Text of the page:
However, most labour-sponsored funds have a minimum hold period. Failing to hold the fund for this period means you must repay the tax credit.

These funds are complex, and should be discussed in detail with your advisor before purchasing.

Funds can be fundamental

In addition to buying individual stocks or bonds, many investors invest through mutual funds so that they can enjoy professional management and diversification, along with the potentially substantial tax benefits.

Equity funds often distribute realized capital gains annually to unitholders. Outside an RSP, these distributions are taxable, even if you receive them in the form of additional fund shares rather than as cash. Funds that have low turnover will realize lower capital gains, thereby distributing fewer gains to unitholders. If you have both RSP and non-RSP accounts, you should consider holding higher turnover funds inside your RSP, and lower turnover funds outside.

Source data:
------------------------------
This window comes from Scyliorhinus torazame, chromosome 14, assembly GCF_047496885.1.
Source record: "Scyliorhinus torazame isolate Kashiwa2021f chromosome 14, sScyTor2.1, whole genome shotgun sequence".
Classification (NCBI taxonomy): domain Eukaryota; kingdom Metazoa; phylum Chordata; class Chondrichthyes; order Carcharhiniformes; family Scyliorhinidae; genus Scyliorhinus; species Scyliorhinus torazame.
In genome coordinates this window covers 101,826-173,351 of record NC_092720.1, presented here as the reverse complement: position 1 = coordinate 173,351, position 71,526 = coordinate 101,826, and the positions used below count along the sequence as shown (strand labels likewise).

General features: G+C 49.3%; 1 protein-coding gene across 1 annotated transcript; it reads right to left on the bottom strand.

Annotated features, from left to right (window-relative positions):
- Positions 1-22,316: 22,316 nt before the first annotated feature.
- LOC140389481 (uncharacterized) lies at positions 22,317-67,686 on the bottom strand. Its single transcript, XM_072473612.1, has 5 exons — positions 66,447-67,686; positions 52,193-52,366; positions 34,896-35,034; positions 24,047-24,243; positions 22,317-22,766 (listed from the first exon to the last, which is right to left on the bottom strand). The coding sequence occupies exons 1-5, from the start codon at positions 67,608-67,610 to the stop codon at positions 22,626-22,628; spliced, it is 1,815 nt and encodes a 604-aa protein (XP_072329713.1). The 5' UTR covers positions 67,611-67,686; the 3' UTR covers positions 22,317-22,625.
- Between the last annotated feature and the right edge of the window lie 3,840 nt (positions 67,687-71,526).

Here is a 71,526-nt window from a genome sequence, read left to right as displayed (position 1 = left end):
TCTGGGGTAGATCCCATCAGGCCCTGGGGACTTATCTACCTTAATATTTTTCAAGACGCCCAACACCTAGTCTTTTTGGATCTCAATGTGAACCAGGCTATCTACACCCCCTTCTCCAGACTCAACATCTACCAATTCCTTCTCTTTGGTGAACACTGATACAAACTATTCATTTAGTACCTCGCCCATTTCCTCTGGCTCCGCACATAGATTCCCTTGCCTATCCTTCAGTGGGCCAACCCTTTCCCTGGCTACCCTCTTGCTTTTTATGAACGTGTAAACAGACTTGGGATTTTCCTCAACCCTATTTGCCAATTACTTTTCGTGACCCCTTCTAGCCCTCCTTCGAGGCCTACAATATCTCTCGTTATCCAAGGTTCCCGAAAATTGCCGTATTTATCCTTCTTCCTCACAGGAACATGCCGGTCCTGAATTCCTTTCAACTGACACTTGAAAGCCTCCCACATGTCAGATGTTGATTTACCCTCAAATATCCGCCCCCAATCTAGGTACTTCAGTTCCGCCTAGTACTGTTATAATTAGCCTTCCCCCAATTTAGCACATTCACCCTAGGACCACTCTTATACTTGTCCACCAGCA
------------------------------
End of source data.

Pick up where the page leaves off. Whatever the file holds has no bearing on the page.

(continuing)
First things first

Equities, real estate, REITs, royalty income trusts, and mutual funds can play an important role in your retirement savings strategy. But before you begin to explore them, make sure that you’ve taken full advantage of the tax-deferred power of your RSP.

Contribute the maximum: We’ll state the obvious first. More than 70% of all Canadians do not contribute the maximum amount to their RSPs each year. If you’ve let your RSP contributions slide, it’s time to play catch up. That means not only contributing the maximum amount this year, but also making use of any contribution room that you’ve carried forward from previous years.